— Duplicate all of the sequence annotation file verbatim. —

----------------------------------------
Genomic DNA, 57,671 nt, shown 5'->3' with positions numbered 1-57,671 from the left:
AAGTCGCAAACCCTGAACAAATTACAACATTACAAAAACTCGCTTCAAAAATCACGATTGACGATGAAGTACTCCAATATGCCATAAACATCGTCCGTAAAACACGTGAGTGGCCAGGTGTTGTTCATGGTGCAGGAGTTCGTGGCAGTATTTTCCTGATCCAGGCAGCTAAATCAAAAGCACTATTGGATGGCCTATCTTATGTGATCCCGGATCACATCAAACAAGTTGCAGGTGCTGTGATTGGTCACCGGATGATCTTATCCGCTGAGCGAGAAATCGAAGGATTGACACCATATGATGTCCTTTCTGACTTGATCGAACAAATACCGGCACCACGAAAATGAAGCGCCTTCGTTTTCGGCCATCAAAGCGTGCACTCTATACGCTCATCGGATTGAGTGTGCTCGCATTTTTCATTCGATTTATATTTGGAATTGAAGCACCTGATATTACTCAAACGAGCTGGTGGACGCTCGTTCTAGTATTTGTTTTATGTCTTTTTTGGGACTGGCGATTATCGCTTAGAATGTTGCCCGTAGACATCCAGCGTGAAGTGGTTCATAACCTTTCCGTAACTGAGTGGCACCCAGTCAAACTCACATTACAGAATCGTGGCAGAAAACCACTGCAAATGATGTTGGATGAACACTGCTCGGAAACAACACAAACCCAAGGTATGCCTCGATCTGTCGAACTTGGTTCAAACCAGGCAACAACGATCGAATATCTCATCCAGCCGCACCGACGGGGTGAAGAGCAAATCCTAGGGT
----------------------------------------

Genomic DNA, 57,671 nt, shown 5'->3' with positions numbered 1-57,671 from the left:
AAGTCGCAAACCCTGAACAAATTACAACATTACAAAAACTCGCTTCAAAAATCACGATTGACGATGAAGTACTCCAATATGCCATAAACATCGTCCGTAAAACACGTGAGTGGCCAGGTGTTGTTCATGGTGCAGGAGTTCGTGGCAGTATTTTCCTGATCCAGGCAGCTAAATCAAAAGCACTATTGGATGGCCTATCTTATGTGATCCCGGATCACATCAAACAAGTTGCAGGTGCTGTGATTGGTCACCGGATGATCTTATCCGCTGAGCGAGAAATCGAAGGATTGACACCATATGATGTCCTTTCTGACTTGATCGAACAAATACCGGCACCACGAAAATGAAGCGCCTTCGTTTTCGGCCATCAAAGCGTGCACTCTATACGCTCATCGGATTGAGTGTGCTCGCATTTTTCATTCGATTTATATTTGGAATTGAAGCACCTGATATTACTCAAACGAGCTGGTGGACGCTCGTTCTAGTATTTGTTTTATGTCTTTTTTGGGACTGGCGATTATCGCTTAGAATGTTGCCCGTAGACATCCAGCGTGAAGTGGTTCATAACCTTTCCGTAACTGAGTGGCACCCAGTCAAACTCACATTACAGAATCGTGGCAGAAAACCACTGCAAATGATGTTGGATGAACACTGCTCGGAAACAACACAAACCCAAGGTATGCCTCGATCTGTCGAACTTGGTTCAAACCAGGCAACAACGATCGAATATCTCATCCAGCCGCACCGACGGGGTGAAGAGCAAATCCTAGGGT